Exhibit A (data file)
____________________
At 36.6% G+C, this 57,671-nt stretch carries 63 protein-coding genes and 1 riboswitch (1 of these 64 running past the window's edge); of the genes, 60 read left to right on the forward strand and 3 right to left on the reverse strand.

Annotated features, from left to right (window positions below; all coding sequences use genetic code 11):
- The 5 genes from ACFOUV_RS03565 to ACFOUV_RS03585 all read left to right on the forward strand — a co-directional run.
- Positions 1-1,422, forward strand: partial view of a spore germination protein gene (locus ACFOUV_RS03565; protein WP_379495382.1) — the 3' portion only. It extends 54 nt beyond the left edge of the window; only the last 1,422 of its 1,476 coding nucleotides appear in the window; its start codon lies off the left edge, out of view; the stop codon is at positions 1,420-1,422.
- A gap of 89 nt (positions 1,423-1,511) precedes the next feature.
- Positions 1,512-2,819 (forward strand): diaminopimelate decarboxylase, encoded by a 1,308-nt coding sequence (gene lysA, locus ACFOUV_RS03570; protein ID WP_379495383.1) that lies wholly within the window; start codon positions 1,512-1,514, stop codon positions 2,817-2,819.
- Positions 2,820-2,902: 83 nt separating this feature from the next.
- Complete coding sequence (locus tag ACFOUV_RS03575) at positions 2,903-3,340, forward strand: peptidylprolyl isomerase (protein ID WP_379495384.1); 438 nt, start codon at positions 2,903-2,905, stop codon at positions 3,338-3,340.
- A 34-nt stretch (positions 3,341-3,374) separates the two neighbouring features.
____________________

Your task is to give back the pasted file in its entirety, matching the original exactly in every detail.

At 36.6% G+C, this 57,671-nt stretch carries 63 protein-coding genes and 1 riboswitch (1 of these 64 running past the window's edge); of the genes, 60 read left to right on the forward strand and 3 right to left on the reverse strand.

Annotated features, from left to right (window positions below; all coding sequences use genetic code 11):
- The 5 genes from ACFOUV_RS03565 to ACFOUV_RS03585 all read left to right on the forward strand — a co-directional run.
- Positions 1-1,422, forward strand: partial view of a spore germination protein gene (locus ACFOUV_RS03565; protein WP_379495382.1) — the 3' portion only. It extends 54 nt beyond the left edge of the window; only the last 1,422 of its 1,476 coding nucleotides appear in the window; its start codon lies off the left edge, out of view; the stop codon is at positions 1,420-1,422.
- A gap of 89 nt (positions 1,423-1,511) precedes the next feature.
- Positions 1,512-2,819 (forward strand): diaminopimelate decarboxylase, encoded by a 1,308-nt coding sequence (gene lysA, locus ACFOUV_RS03570; protein ID WP_379495383.1) that lies wholly within the window; start codon positions 1,512-1,514, stop codon positions 2,817-2,819.
- Positions 2,820-2,902: 83 nt separating this feature from the next.
- Complete coding sequence (locus tag ACFOUV_RS03575) at positions 2,903-3,340, forward strand: peptidylprolyl isomerase (protein ID WP_379495384.1); 438 nt, start codon at positions 2,903-2,905, stop codon at positions 3,338-3,340.
- A 34-nt stretch (positions 3,341-3,374) separates the two neighbouring features.